by Chris de Serres
Do you think about death? I do. You can never experience it until you get there. Death is unavoidable. You can almost say that the purpose of religion is to assuage our collective death anxiety. We fear death, but maybe more we fear that those around us will die and leave us here. Death of a partner is devastating. Death of a child is catastrophic. We don’t know who we will be on the other end of our death. Even on the other end of experiencing the death of those closest to us.
One of my earliest memories was a classmate in grade school. It was the end of the school day. He walked behind a moving bus. The bus backed right over him. He died that day. I don’t remember his name but I saw him in school. Some cried, but most of the people my age didn’t really know how to feel.
My best friend in my teenage years was Eddie Gregoire. We lived across the street from each other. I remember the first day we met as clear as day. I was the new kid moving into the neighborhood. He came over and welcomed me into the neighborhood. He saw all the moving boxes in my garage and was wondering if he could take a few.
If you were ever a new kid in school you couldn’t be more lucky than to meet a guy like Eddie your first day in town. He was big and physically imposing. He was funny and full of life. He was curious and he was loyal. He was a survivor of abuse who was living with his abuser, his mom. She baked me cookies and invited me into her home.
After high school, Eddie and I lost contact. Seemingly out of the blue I would run into him here and there. When I did, it was like it always was. He came over to the house and spent two days straight with me, every hour. We talked, played video games, watched television, and laughed at the antics of my kid brother. Then I didn’t hear from him, until the next time are paths randomly crossed.
He protected my ass many times in school. I was a mouthy kid and always seemed to get into trouble with bullies. I knew though that if I could find Eddie and tell him about it, I wouldn’t have a problem. One kid tried to round up a posse to jump me. I knew it was coming. But it never did. Later I found out that Eddie approached the kid and warned him off.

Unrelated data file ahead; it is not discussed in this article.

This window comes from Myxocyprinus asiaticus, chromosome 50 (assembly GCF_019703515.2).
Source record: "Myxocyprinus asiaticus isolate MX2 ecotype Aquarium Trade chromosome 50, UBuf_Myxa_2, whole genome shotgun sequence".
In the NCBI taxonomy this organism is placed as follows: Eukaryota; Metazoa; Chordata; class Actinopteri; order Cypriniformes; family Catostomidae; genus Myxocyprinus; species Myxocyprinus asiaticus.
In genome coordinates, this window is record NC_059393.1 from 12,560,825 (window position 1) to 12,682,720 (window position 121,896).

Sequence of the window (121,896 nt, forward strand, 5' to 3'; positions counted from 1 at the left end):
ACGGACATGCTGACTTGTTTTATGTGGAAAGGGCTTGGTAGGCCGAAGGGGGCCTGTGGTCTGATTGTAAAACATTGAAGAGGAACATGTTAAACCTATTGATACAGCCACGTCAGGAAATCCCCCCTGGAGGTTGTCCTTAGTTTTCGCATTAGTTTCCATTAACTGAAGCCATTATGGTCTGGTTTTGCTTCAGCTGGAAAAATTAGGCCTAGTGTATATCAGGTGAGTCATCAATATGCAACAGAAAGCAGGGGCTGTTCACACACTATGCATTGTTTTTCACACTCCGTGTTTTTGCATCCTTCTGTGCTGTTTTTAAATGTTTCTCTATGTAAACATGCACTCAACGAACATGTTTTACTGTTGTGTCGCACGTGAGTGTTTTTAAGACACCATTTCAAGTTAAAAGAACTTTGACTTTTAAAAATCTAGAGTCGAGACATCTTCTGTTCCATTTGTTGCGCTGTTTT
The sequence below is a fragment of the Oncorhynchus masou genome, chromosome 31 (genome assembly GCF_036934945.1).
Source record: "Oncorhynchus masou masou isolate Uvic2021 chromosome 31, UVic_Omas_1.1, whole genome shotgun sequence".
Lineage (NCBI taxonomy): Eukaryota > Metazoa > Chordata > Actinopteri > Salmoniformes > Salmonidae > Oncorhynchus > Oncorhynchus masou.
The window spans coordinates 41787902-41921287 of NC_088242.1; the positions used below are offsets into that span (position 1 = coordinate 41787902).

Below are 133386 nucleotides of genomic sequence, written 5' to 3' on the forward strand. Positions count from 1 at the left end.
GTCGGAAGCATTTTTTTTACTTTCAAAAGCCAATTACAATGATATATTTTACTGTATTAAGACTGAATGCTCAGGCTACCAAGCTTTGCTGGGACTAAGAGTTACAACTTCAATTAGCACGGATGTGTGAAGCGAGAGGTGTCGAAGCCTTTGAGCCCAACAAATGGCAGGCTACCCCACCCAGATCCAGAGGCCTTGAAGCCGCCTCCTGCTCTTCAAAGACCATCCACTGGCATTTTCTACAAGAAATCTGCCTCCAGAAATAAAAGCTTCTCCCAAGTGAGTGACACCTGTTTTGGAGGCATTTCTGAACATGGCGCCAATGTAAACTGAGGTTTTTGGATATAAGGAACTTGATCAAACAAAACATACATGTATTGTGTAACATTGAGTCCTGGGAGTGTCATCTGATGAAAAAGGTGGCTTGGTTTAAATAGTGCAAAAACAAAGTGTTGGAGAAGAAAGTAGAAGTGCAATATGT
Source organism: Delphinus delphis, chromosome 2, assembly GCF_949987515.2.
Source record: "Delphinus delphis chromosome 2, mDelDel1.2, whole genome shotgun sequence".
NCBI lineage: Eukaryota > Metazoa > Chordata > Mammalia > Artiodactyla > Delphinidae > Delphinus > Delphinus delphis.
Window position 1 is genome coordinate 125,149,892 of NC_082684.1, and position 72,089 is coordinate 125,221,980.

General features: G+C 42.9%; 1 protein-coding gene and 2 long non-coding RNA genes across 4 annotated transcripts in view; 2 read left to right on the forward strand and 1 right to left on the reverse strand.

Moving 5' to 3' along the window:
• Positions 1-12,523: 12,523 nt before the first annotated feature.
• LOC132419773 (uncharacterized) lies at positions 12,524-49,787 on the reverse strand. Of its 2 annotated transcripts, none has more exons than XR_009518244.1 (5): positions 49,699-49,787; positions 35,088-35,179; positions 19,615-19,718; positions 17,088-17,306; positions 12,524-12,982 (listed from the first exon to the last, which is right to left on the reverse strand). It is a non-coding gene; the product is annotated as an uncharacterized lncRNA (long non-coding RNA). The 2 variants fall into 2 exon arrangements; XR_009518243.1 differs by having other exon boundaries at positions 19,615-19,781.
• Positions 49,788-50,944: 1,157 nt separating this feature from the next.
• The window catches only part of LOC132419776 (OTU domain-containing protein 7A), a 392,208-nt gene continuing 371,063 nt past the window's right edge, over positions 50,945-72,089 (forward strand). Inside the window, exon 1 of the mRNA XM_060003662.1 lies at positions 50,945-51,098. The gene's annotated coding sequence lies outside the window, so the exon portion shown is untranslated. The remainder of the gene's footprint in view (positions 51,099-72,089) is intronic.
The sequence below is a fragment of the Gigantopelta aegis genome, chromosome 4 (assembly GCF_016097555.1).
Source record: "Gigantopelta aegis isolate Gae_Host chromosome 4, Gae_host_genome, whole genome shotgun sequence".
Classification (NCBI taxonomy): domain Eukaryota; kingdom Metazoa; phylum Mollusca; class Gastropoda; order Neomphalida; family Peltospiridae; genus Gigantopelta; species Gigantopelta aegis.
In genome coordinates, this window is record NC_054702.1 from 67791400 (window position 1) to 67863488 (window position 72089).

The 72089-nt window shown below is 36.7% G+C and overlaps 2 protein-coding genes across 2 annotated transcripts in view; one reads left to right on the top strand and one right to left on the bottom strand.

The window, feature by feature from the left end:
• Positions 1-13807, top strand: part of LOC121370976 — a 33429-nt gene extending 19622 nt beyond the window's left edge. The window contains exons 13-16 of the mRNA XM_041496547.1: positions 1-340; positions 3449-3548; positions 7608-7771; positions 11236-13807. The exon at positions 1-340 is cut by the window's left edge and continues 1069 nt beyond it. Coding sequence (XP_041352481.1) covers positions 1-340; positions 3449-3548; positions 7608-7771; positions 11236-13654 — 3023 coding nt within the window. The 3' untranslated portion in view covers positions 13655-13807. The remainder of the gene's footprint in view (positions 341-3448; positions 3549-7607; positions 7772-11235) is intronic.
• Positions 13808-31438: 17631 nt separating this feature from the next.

I remember the one time Eddie called on me for help. Some kids gathered at his house. His foster parents weren’t home and they were about to beat him up. I grabbed my wooden numchucks, got onto my bike, and pedalled to his house as fast as I could. If Eddie felt threatened by these boys it was almost assured they would beat me without a second thought. Maybe I was more touched that Eddie would ask for my help at all. Any beating was well worth taking for Eddie.
I learned alot about life, and death, from Eddie. I was reading the local paper and came across this article. Edward Gregoire had taken his own life while in custody of the local police department. I called my mom over. Do you see this? Is this true? This is his name?
Eddie had a young daughter. He spent some time in the Army and had a rough transition back into civilian life. That I knew. Yet, the Eddie I knew and loved was indestructible. I went back in my head to all the conversations we had. I remember us talking about suicide. I can tell you word for word what he said. “I could never do that.” He just dismissed the idea of it in passing.
I always looked for him, in those fleeting chances that I would run into him, and we would be best friends for a couple of days. Just like it used to be. That would never be a possibility again.